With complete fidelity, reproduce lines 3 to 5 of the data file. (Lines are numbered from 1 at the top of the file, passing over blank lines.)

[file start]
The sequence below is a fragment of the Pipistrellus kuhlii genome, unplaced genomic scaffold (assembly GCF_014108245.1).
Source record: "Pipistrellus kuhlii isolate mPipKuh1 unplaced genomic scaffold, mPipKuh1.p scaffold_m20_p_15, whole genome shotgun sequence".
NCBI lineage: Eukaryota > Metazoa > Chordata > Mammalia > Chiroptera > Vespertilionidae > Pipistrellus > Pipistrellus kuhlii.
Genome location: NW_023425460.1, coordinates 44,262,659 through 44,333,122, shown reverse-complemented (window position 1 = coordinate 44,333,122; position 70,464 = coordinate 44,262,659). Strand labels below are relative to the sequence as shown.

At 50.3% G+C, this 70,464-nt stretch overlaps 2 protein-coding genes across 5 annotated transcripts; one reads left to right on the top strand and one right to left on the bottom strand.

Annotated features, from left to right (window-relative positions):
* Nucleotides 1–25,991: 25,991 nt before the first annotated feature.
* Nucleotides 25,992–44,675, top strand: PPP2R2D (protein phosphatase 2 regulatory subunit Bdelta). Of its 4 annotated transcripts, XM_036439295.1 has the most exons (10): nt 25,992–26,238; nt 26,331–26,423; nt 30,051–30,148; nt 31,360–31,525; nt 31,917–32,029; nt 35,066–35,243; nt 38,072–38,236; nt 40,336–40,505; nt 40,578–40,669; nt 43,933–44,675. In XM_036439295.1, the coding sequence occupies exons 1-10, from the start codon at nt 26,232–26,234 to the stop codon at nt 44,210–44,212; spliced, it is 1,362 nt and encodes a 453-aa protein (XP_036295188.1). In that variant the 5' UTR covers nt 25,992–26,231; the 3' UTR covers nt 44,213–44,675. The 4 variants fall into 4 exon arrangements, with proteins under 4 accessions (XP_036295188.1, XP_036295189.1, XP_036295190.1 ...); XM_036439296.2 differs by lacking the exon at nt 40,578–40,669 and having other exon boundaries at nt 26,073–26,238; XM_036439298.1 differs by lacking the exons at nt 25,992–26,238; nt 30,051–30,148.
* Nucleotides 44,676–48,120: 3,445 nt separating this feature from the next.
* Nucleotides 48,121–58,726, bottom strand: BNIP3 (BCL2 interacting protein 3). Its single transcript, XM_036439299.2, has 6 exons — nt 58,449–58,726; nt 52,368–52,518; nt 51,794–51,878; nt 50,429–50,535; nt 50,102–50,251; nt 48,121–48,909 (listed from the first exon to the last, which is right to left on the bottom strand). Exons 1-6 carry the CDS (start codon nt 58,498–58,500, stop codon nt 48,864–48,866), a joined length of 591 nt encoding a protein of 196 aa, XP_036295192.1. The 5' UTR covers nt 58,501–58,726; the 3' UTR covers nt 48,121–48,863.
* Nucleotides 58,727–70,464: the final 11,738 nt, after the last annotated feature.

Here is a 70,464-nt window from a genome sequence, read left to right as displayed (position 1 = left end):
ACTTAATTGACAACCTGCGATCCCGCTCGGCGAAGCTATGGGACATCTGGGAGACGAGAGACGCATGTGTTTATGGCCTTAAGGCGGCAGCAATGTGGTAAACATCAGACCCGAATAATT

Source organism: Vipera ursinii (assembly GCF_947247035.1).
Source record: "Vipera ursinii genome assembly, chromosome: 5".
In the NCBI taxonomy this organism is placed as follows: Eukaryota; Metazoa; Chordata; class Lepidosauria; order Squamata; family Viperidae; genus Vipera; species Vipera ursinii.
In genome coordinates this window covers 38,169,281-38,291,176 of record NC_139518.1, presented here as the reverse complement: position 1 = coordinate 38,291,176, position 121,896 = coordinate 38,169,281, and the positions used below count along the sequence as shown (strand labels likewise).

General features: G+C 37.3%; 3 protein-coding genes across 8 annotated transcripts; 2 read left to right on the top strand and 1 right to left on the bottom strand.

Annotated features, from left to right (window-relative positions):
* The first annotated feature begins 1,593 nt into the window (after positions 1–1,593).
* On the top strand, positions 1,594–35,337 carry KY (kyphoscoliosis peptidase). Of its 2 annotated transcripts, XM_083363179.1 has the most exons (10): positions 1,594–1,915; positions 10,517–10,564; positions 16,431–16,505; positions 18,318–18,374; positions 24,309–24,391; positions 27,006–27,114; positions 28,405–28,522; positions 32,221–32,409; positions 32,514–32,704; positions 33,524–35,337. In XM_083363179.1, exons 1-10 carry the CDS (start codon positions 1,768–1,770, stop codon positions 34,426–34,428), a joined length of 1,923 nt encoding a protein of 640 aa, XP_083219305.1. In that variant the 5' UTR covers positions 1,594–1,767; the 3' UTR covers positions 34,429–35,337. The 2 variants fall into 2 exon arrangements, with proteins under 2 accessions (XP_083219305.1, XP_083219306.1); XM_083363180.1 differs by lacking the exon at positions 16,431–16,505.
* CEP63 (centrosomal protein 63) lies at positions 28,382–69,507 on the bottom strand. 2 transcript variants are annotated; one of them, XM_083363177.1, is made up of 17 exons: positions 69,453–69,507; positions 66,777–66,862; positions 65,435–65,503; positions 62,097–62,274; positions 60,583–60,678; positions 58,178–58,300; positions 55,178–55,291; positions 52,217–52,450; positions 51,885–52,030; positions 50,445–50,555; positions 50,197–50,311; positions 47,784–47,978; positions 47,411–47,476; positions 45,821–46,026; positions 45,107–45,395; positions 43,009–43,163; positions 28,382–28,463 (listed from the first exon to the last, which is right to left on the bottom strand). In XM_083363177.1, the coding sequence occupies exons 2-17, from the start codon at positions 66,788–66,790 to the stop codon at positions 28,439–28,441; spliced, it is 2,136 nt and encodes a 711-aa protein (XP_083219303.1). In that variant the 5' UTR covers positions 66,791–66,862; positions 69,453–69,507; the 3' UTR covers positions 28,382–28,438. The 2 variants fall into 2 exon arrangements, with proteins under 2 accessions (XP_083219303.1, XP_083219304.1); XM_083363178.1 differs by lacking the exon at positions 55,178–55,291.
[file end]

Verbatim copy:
NCBI lineage: Eukaryota > Metazoa > Chordata > Mammalia > Chiroptera > Vespertilionidae > Pipistrellus > Pipistrellus kuhlii.
Genome location: NW_023425460.1, coordinates 44,262,659 through 44,333,122, shown reverse-complemented (window position 1 = coordinate 44,333,122; position 70,464 = coordinate 44,262,659). Strand labels below are relative to the sequence as shown.

At 50.3% G+C, this 70,464-nt stretch overlaps 2 protein-coding genes across 5 annotated transcripts; one reads left to right on the top strand and one right to left on the bottom strand.